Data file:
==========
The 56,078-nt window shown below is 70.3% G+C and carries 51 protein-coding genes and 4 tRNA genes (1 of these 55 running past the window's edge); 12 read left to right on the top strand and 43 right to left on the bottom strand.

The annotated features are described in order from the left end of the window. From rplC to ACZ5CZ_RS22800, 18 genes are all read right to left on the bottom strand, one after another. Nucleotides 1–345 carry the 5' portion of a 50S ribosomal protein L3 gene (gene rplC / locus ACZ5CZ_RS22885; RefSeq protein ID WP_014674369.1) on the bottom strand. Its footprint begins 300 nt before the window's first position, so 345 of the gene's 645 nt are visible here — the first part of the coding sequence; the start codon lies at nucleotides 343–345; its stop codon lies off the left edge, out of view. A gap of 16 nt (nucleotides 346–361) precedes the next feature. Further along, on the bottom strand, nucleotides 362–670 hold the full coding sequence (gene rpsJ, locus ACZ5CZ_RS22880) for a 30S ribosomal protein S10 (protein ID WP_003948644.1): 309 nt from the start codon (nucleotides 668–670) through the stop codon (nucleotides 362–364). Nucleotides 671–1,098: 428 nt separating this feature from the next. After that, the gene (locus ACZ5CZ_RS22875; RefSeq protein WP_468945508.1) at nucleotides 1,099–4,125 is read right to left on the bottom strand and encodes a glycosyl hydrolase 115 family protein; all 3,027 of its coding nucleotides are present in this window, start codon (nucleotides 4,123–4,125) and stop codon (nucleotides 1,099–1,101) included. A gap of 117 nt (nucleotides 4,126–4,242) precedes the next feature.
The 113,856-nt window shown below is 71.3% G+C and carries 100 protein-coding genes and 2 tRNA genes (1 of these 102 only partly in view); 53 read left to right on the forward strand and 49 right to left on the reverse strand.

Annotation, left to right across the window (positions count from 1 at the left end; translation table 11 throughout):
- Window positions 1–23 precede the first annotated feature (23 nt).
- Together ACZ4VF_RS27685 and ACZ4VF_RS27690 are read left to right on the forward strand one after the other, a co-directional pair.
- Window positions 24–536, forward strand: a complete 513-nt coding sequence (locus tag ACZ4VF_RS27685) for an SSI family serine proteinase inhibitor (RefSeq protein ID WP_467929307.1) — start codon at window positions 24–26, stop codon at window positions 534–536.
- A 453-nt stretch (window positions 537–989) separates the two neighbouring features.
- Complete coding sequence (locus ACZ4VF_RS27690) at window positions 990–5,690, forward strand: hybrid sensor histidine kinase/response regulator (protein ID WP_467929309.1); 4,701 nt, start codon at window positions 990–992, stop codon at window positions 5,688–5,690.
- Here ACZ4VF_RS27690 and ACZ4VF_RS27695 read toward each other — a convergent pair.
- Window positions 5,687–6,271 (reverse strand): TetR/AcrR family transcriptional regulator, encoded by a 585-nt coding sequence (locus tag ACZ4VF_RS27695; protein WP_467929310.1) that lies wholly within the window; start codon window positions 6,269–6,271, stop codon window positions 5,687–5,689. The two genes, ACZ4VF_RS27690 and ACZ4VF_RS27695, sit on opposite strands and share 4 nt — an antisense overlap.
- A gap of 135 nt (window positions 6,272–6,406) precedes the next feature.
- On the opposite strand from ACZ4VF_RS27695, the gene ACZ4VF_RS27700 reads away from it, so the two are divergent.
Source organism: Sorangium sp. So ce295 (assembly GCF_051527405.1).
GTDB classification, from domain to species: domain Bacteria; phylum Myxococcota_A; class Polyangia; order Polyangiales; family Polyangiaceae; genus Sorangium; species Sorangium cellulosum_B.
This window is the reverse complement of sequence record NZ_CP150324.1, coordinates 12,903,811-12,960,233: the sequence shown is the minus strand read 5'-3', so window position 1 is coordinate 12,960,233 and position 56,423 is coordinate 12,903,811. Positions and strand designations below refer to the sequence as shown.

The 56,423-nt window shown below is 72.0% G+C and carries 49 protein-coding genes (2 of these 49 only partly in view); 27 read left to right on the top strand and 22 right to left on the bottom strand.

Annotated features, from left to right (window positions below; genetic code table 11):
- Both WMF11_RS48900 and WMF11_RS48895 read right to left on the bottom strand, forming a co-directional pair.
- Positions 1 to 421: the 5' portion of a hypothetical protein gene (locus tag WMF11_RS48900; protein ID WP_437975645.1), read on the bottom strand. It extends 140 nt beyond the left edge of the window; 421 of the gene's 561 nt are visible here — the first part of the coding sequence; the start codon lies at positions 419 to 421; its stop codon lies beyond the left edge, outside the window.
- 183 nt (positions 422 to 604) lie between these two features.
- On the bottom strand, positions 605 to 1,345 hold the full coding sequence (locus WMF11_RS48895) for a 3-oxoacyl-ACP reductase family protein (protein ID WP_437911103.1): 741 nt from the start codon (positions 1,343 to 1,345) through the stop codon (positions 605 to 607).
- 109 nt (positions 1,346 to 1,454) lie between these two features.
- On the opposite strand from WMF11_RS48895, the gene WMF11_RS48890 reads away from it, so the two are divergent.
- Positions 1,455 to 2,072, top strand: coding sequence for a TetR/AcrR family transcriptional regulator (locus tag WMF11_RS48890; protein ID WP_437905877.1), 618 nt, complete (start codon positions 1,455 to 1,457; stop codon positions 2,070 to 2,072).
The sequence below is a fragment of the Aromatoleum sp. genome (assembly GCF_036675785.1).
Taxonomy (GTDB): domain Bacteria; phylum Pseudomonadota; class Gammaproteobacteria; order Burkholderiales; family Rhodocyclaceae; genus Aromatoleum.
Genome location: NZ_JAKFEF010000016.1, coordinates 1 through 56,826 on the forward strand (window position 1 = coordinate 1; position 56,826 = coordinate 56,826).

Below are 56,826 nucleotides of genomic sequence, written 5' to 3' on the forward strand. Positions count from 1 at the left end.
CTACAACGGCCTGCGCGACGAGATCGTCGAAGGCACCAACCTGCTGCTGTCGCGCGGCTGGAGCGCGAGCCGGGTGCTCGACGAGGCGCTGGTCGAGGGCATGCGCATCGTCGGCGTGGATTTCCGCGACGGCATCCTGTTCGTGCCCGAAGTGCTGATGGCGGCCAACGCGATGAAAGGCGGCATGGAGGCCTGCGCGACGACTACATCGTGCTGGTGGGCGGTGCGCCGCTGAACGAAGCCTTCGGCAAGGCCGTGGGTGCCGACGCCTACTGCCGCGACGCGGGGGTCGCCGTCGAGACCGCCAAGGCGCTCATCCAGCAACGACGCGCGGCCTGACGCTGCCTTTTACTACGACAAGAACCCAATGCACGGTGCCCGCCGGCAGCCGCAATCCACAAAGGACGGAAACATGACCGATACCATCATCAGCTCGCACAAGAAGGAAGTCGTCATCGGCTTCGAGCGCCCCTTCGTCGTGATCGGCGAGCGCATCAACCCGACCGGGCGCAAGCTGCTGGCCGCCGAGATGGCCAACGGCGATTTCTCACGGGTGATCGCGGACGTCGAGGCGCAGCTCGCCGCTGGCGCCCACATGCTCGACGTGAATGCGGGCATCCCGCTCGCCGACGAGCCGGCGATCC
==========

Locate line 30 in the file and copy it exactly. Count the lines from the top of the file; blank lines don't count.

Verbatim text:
CTACAACGGCCTGCGCGACGAGATCGTCGAAGGCACCAACCTGCTGCTGTCGCGCGGCTGGAGCGCGAGCCGGGTGCTCGACGAGGCGCTGGTCGAGGGCATGCGCATCGTCGGCGTGGATTTCCGCGACGGCATCCTGTTCGTGCCCGAAGTGCTGATGGCGGCCAACGCGATGAAAGGCGGCATGGAGGCCTGCGCGACGACTACATCGTGCTGGTGGGCGGTGCGCCGCTGAACGAAGCCTTCGGCAAGGCCGTGGGTGCCGACGCCTACTGCCGCGACGCGGGGGTCGCCGTCGAGACCGCCAAGGCGCTCATCCAGCAACGACGCGCGGCCTGACGCTGCCTTTTACTACGACAAGAACCCAATGCACGGTGCCCGCCGGCAGCCGCAATCCACAAAGGACGGAAACATGACCGATACCATCATCAGCTCGCACAAGAAGGAAGTCGTCATCGGCTTCGAGCGCCCCTTCGTCGTGATCGGCGAGCGCATCAACCCGACCGGGCGCAAGCTGCTGGCCGCCGAGATGGCCAACGGCGATTTCTCACGGGTGATCGCGGACGTCGAGGCGCAGCTCGCCGCTGGCGCCCACATGCTCGACGTGAATGCGGGCATCCCGCTCGCCGACGAGCCGGCGATCC